Thursday, January 08, 2009

Xtext Scopes and EMF Index

There is a new proposal for a so called EMF Index. At ESE I got the impression that a lot of people are looking for such a thing or have already built their own. To make clear what we expect from such a project, I'll try to explain why and how TMF Xtext needs such an "Index".

The main difference between Xtext and Oslo's MGrammar or other parser generators, is that Xtext not only provides abstractions (mostly DSLs) to describe the syntax of a language, but also for implementing other aspects. One is linking. So where other frameworks create a tree, Xtext also takes care of the cross-links, hence creates a graph (a.k.a model).

How does this work?

Let me explain this by example.
Assume you want to parse the following model:
entity Animal
entity Dog extends Animal
That is, two declarations of something we call 'entity' one 'extending' the other. The extend declaration 'extends Animal' cross-links to the actual declaration 'entity Animal'.
So that we're able to write something like this when working on the parsed model later:

What do we need to do, to get this working?

First of all, one has to specify the syntax of the language including the syntax for the cross link. With Xtext one not only specifies the syntax but also writes down how a model is created during parsing:

MyModel : (entities+=Entity)*;
Entity : 'entity' name=ID ('extends' extends=[Entity|ID])?;
This would result in an ecore model of the following structure:

EPackage {
EClass MyModel {
containment entities : Entity[]
EClass Entity {
name : EString
extends : Entity // the crosslink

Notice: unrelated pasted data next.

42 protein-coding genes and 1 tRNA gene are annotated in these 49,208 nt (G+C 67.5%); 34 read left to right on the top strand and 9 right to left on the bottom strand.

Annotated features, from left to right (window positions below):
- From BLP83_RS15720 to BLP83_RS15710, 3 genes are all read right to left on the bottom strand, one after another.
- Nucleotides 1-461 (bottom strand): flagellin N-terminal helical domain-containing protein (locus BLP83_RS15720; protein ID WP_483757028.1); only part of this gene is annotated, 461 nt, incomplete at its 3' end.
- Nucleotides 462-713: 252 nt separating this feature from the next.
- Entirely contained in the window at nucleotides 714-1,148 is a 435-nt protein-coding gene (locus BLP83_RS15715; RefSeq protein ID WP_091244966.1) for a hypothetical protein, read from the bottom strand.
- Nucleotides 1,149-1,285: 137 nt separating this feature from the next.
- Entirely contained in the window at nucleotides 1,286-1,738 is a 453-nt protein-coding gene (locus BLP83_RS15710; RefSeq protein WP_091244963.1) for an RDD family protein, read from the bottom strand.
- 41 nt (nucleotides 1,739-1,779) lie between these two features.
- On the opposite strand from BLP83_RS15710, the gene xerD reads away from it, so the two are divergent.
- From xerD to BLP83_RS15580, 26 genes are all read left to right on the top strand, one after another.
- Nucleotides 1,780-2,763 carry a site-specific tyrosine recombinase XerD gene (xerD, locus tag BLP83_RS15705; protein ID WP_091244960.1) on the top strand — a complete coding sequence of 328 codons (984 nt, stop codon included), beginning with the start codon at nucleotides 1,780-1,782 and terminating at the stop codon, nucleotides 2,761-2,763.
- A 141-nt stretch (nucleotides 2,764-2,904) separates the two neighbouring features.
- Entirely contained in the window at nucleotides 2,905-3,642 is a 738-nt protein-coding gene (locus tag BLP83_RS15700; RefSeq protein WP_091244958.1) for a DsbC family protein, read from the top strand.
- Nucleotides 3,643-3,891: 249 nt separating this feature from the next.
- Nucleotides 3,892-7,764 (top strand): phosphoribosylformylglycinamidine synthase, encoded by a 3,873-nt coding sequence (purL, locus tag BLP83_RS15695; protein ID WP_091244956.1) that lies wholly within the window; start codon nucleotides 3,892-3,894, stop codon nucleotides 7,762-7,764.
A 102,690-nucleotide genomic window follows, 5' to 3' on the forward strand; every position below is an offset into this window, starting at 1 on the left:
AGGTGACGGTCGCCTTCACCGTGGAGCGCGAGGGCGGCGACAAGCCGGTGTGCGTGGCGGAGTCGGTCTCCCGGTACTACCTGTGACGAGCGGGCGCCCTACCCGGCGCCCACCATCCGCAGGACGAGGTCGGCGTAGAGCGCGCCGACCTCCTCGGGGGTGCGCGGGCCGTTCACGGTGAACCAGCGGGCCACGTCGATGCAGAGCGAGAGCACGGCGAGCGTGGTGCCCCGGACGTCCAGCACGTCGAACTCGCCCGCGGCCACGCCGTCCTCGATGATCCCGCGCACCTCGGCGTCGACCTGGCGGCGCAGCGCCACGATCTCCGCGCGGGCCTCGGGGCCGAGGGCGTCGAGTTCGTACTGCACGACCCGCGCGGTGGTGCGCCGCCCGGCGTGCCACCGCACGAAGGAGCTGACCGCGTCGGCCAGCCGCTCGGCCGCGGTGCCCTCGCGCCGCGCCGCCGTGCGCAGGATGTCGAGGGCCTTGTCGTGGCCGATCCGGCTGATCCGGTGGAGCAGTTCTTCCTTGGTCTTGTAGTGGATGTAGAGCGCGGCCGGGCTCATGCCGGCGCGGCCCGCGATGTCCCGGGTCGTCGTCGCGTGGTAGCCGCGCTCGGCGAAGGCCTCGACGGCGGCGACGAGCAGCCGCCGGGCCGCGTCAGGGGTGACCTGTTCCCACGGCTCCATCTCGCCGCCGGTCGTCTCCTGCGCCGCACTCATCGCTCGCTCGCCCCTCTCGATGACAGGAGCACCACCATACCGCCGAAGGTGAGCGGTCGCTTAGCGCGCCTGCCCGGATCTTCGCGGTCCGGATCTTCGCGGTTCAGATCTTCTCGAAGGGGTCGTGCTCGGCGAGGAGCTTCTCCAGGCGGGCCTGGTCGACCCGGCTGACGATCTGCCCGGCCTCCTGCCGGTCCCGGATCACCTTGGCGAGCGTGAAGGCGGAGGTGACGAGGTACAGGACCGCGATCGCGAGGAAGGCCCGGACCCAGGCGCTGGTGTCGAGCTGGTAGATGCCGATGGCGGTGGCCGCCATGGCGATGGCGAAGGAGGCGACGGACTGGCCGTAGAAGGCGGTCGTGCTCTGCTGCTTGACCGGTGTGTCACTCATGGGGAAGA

Naturally a parser is only able to create a tree, so parsing an instance of the DSL defined above would result in an unlinked model, which has to be linked in a second phase using the provided ID (which was 'Animal' in the introductory example).

So how do I find an Entity which is 'identifiable' by the text 'Animal'?
By default Xtext assumes that the name of an EObject (if it's EClass has such an EAttribute) is the identifier. All the named elements within the same file are visible (as long as they have a unique name). We also have a very simple import mechanism:
If you have an EObject, containing a string in an EAttribute called 'importURI', Xtext automatically creates an outer scope containing the content of the referred EMF Resource. "Outer scope" what's that?

In Xtext scopes (IScope) are nested. Each scope makes EObjects visible by an identifier (String).
Assume we have added the import feature described above:

MyModel :

Import :
'import' importURI=STRING;

Entity :
'entity' name=ID ('extends' extends=[Entity|ID])?;
... we would be able to have two files:


entity Animal

and otherModel.dsl
 import "myModel1.dsl"
entity Dog extends Animal
The scope used to do the linking in the declaration of entity 'Dog' would have an outer scope containing the definitions from the imported file ('->' means outer):
 scope (elements from otherModel.dsl) -> scope(elements from myModels1.dsl)

If we would add additional import statements, we would get additional outer scopes in the order of declaration:

import "myModel1.dsl"
import "myModel2.dsl"
import "myModel3.dsl"
entity Dog extends Animal
results in

scope(elements from local resource) ->
scope(elements from myModels1.dsl) ->
scope(elements from myModels2.dsl) ->
scope(elements from myModels3.dsl)
So the linker would ask the most inner scope for an element called 'Animal'. If it contains such an element it returns it if not it asks it's outer scope.
This means that an inner scope overlays elements from the outer scope. So it would be ok to have a declaration of 'Animal' in the local file, but the one imported from 'myModel1.dsl' wouldn't be referenceable anymore.

import "myModel1.dsl"
entity Dog extends Animal
entity Animal // this one overlays the definition imported from myModel.dsl
If you don't want to allow overwriting things, you'll have to add constraints, which is of course possible but is a different topic.